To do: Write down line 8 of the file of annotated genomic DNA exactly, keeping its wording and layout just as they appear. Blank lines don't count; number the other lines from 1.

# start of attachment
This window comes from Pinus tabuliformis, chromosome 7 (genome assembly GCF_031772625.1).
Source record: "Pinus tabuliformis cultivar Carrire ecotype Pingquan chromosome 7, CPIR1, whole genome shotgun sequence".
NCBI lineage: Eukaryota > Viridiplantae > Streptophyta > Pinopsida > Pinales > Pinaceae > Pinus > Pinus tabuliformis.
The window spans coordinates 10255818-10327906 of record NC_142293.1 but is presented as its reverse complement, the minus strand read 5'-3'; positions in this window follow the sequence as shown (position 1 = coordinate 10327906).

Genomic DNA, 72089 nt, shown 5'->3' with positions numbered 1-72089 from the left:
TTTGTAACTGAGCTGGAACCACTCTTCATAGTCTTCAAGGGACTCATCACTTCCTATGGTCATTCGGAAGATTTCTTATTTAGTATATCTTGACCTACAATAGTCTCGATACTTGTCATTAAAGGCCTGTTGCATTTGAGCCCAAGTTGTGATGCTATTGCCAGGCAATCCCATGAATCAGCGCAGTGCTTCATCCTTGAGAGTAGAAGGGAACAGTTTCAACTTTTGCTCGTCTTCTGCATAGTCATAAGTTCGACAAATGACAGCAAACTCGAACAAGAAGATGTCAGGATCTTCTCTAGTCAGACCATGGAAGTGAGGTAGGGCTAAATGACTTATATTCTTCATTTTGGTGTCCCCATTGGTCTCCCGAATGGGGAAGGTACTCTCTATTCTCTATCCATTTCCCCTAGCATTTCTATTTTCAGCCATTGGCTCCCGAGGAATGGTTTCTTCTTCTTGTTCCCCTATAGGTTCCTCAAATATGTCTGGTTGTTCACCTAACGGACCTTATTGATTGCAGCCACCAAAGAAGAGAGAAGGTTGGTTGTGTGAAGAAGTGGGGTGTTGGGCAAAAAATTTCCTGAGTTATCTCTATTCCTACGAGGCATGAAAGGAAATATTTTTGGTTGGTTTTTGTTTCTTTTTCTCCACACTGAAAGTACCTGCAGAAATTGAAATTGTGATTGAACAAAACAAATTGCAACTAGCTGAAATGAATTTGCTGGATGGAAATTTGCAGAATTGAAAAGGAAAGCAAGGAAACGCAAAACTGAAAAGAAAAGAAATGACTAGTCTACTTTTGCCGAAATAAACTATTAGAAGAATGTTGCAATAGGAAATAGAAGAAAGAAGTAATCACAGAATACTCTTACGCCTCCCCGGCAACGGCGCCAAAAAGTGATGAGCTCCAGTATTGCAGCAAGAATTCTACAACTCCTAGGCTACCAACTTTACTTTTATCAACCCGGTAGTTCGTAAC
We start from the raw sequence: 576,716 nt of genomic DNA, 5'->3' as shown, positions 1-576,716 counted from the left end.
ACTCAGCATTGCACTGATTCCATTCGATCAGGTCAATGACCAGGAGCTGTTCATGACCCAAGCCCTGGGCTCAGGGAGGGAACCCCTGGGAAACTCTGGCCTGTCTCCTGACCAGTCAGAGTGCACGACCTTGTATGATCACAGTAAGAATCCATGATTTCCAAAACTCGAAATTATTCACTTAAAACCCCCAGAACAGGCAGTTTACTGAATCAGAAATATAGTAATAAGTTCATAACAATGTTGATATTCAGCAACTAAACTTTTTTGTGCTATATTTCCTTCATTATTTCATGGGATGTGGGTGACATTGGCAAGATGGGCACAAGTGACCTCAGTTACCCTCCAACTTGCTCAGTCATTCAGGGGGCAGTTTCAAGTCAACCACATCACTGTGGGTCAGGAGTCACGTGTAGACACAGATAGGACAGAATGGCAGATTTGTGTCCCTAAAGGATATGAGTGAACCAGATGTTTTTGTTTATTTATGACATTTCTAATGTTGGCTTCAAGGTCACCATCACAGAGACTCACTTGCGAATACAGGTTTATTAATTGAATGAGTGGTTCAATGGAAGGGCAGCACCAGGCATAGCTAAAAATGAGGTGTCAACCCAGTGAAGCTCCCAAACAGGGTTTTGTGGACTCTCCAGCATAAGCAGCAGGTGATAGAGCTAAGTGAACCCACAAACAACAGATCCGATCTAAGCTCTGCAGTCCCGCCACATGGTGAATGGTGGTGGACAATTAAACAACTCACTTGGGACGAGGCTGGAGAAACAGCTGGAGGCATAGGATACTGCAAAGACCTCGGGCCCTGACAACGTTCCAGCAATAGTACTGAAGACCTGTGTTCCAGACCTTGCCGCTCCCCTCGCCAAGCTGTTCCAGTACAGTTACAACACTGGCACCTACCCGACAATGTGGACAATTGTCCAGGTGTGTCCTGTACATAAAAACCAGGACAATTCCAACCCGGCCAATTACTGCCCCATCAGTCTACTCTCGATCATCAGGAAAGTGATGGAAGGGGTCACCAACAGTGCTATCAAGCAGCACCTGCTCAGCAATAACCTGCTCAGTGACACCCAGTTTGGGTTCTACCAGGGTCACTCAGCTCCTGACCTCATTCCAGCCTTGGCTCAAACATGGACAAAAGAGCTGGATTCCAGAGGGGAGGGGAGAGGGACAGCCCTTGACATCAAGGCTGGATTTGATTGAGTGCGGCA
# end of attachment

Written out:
ACTCAGCATTGCACTGATTCCATTCGATCAGGTCAATGACCAGGAGCTGTTCATGACCCAAGCCCTGGGCTCAGGGAGGGAACCCCTGGGAAACTCTGGCCTGTCTCCTGACCAGTCAGAGTGCACGACCTTGTATGATCACAGTAAGAATCCATGATTTCCAAAACTCGAAATTATTCACTTAAAACCCCCAGAACAGGCAGTTTACTGAATCAGAAATATAGTAATAAGTTCATAACAATGTTGATATTCAGCAACTAAACTTTTTTGTGCTATATTTCCTTCATTATTTCATGGGATGTGGGTGACATTGGCAAGATGGGCACAAGTGACCTCAGTTACCCTCCAACTTGCTCAGTCATTCAGGGGGCAGTTTCAAGTCAACCACATCACTGTGGGTCAGGAGTCACGTGTAGACACAGATAGGACAGAATGGCAGATTTGTGTCCCTAAAGGATATGAGTGAACCAGATGTTTTTGTTTATTTATGACATTTCTAATGTTGGCTTCAAGGTCACCATCACAGAGACTCACTTGCGAATACAGGTTTATTAATTGAATGAGTGGTTCAATGGAAGGGCAGCACCAGGCATAGCTAAAAATGAGGTGTCAACCCAGTGAAGCTCCCAAACAGGGTTTTGTGGACTCTCCAGCATAAGCAGCAGGTGATAGAGCTAAGTGAACCCACAAACAACAGATCCGATCTAAGCTCTGCAGTCCCGCCACATGGTGAATGGTGGTGGACAATTAAACAACTCACTTGGGACGAGGCTGGAGAAACAGCTGGAGGCATAGGATACTGCAAAGACCTCGGGCCCTGACAACGTTCCAGCAATAGTACTGAAGACCTGTGTTCCAGACCTTGCCGCTCCCCTCGCCAAGCTGTTCCAGTACAGTTACAACACTGGCACCTACCCGACAATGTGGACAATTGTCCAGGTGTGTCCTGTACATAAAAACCAGGACAATTCCAACCCGGCCAATTACTGCCCCATCAGTCTACTCTCGATCATCAGGAAAGTGATGGAAGGGGTCACCAACAGTGCTATCAAGCAGCACCTGCTCAGCAATAACCTGCTCAGTGACACCCAGTTTGGGTTCTACCAGGGTCACTCAGCTCCTGACCTCATTCCAGCCTTGGCTCAAACATGGACAAAAGAGCTGGATTCCAGAGGGGAGGGGAGAGGGACAGCCCTTGACATCAAGGCTGGATTTGATTGAGTGCGGCA